Unfortunately, there is a catch. Powerful as they are, these instruments cannot look at planets in habitable zones around stars like the Sun, or many other types of potentially interesting star. The only habitable-zone atmospheres into which they can peer belong to exoplanets which orbit “M-class” stars, one of two types of star commonly known as red dwarfs.

Being limited to one type of star is unfortunate. Being limited to M-class stars in particular may be doubly so, for they are the small, angry stars of which Dr Chabonneau spoke. The physical characteristics of M-class stars make their habitable zones look a lot less hospitable than the term implies, especially if the life in question favours smallish rocky planets like the Earth.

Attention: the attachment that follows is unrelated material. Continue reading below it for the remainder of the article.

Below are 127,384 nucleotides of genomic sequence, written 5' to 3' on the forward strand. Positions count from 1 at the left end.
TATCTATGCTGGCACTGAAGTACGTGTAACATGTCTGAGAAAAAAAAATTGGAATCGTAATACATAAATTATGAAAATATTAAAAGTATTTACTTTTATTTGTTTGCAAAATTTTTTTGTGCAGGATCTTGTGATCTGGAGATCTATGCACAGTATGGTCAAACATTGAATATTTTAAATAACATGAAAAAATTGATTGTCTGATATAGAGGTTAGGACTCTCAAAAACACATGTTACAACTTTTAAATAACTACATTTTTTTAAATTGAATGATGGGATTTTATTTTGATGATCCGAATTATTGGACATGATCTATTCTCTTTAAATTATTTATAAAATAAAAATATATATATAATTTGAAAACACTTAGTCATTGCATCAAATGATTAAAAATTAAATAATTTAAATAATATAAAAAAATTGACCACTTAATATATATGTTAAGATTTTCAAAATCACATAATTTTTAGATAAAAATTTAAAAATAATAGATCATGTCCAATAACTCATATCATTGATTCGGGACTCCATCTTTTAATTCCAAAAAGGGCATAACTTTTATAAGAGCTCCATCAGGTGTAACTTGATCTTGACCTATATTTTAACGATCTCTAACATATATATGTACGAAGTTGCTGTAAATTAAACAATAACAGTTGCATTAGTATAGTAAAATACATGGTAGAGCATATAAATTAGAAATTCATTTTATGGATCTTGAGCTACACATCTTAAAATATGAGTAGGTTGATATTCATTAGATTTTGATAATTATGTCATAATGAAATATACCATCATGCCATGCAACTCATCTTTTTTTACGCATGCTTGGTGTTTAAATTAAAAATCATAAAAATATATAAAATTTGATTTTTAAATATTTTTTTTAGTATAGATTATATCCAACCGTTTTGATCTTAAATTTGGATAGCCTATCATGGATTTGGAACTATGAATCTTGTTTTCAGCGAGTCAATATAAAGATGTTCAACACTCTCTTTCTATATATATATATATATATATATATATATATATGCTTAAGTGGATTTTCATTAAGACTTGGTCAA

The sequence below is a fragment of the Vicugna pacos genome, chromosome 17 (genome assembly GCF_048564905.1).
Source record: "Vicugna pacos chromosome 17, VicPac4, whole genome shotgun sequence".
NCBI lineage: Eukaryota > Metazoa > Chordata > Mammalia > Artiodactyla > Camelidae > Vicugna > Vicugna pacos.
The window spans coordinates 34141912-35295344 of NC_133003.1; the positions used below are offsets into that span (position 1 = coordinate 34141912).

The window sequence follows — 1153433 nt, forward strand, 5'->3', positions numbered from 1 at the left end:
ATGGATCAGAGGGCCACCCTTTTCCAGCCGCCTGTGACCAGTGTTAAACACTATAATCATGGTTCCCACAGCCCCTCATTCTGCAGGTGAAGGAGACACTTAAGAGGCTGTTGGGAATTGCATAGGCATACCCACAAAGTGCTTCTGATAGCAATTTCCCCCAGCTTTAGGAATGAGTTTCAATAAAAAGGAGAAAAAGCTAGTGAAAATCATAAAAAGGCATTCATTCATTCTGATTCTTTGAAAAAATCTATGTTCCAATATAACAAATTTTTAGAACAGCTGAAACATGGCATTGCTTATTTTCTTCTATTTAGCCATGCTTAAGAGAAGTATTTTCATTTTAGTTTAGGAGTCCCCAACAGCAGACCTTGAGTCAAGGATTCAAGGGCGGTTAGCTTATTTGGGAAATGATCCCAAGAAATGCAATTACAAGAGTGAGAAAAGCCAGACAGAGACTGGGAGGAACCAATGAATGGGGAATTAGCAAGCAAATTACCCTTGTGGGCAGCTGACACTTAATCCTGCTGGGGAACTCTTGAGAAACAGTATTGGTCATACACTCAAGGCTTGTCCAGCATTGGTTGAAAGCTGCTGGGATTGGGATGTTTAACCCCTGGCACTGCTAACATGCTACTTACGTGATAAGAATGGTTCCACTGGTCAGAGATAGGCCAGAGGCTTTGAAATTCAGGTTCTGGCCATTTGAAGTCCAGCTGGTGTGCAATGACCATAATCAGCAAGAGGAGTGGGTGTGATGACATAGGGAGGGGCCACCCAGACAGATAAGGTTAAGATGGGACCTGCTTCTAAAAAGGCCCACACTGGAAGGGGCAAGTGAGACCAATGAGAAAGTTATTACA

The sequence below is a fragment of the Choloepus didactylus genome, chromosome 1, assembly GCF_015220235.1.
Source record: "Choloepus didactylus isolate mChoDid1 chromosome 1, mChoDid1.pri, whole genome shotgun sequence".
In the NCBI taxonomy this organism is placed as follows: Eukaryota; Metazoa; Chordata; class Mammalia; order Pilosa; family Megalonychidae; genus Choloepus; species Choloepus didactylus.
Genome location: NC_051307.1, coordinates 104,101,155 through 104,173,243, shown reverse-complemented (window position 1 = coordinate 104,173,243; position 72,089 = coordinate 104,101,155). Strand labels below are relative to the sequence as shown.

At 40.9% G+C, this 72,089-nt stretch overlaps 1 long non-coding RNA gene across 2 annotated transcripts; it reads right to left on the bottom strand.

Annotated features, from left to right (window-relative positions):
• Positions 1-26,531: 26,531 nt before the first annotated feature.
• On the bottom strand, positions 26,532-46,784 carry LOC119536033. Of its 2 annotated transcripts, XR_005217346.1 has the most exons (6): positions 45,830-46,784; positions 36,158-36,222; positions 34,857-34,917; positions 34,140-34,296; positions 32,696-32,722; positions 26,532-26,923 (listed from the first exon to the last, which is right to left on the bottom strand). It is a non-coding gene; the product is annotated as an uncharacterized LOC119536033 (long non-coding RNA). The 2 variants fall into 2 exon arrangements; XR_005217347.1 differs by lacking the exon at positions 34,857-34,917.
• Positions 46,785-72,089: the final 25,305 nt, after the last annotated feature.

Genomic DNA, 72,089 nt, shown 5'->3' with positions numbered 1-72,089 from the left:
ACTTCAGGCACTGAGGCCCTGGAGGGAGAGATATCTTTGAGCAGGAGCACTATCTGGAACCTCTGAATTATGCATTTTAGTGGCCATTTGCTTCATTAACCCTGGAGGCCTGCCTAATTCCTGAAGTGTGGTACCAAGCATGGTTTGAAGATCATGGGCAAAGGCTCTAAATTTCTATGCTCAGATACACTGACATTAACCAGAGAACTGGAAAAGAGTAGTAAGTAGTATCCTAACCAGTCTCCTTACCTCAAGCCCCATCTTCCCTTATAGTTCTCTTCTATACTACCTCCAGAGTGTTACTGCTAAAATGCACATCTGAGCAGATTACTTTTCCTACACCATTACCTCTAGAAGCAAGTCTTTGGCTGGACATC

But rocky planets are not the only sort on offer. There are a fair few red dwarfs with bigger, less dense companions in their habitable zones, planets ten times the mass of the Earth and two or three times its radius. That makes them a bit smaller than Neptune, the smallest of the outer solar system’s gas giants. Their density makes it certain that these “sub-Neptunes” have atmospheres; were they solid rock they would be more heavy. Their other attributes are mysterious. Some astronomers think that they, rather than their rocky neighbours, may offer the best chance of discovering signs of life elsewhere. The first JWST study of such a planet, one called K2-18 b, which was published on September 11th, did not do that. But the presentation of the data was still one of the highlights of the conference.